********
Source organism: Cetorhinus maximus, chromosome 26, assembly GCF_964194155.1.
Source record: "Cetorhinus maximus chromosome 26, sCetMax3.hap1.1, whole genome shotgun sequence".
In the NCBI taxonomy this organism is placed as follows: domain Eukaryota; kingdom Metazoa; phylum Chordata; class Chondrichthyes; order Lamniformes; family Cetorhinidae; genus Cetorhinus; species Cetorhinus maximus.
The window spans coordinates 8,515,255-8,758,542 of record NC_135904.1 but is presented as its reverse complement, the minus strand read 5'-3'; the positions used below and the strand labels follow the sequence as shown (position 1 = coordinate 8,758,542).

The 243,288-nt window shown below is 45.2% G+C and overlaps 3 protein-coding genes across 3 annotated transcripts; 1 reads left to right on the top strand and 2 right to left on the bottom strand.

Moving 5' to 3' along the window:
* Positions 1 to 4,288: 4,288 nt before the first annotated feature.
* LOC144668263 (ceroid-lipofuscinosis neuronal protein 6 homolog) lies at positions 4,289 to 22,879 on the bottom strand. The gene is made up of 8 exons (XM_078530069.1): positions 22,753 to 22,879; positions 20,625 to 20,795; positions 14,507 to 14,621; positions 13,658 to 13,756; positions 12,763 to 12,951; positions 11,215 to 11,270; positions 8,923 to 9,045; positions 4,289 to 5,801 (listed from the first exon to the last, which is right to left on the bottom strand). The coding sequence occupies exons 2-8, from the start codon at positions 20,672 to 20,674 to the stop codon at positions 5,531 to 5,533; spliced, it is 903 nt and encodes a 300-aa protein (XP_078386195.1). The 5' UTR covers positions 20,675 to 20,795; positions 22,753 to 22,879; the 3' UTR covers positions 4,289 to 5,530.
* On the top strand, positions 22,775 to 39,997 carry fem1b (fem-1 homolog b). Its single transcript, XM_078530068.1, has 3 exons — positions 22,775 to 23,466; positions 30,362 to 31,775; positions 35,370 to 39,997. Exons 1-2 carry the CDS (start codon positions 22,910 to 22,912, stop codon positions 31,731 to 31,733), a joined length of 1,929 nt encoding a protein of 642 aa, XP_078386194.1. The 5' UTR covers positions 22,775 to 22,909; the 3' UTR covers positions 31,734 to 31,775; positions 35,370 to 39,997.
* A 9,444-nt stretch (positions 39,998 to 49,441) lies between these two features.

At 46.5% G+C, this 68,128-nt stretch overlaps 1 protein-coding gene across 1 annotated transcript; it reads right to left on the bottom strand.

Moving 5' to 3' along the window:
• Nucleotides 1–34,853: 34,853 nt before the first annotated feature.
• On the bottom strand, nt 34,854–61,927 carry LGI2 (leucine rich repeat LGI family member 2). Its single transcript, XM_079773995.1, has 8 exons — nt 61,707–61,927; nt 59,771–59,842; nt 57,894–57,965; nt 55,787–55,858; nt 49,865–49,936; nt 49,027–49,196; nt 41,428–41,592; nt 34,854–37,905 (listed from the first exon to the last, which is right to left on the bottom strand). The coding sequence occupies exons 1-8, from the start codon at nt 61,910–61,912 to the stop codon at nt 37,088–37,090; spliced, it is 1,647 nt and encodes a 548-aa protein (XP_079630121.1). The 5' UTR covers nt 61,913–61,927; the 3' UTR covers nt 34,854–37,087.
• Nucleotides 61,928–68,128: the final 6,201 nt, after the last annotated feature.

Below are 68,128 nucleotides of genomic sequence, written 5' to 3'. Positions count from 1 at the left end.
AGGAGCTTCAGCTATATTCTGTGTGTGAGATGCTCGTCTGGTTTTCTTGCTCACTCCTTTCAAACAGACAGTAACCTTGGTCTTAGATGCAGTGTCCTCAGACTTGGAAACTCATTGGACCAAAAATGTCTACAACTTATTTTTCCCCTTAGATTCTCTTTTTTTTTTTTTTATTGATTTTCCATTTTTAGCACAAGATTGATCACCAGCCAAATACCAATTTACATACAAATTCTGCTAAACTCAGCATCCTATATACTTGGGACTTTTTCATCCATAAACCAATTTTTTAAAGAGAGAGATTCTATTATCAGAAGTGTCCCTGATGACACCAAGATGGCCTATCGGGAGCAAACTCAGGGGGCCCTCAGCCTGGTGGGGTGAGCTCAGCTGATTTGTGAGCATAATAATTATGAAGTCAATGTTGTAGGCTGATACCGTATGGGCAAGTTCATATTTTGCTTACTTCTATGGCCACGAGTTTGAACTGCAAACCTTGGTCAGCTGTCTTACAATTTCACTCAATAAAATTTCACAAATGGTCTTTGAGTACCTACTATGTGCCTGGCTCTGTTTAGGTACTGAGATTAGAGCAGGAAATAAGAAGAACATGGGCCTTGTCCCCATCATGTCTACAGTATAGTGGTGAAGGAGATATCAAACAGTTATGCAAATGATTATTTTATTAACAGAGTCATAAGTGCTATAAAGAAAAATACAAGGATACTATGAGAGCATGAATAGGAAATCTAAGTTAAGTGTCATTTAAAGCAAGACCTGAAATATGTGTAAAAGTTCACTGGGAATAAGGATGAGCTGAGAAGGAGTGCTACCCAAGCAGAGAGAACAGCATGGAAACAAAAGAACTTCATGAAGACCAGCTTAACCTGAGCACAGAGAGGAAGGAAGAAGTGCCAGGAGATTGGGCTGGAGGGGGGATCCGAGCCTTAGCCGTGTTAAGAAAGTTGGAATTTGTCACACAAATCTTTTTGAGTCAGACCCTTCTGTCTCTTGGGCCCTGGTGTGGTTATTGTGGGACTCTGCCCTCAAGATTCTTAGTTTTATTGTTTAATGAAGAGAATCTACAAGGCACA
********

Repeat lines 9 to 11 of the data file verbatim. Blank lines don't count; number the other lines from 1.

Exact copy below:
* On the top strand, positions 22,775 to 39,997 carry fem1b (fem-1 homolog b). Its single transcript, XM_078530068.1, has 3 exons — positions 22,775 to 23,466; positions 30,362 to 31,775; positions 35,370 to 39,997. Exons 1-2 carry the CDS (start codon positions 22,910 to 22,912, stop codon positions 31,731 to 31,733), a joined length of 1,929 nt encoding a protein of 642 aa, XP_078386194.1. The 5' UTR covers positions 22,775 to 22,909; the 3' UTR covers positions 31,734 to 31,775; positions 35,370 to 39,997.
* A 9,444-nt stretch (positions 39,998 to 49,441) lies between these two features.

At 46.5% G+C, this 68,128-nt stretch overlaps 1 protein-coding gene across 1 annotated transcript; it reads right to left on the bottom strand.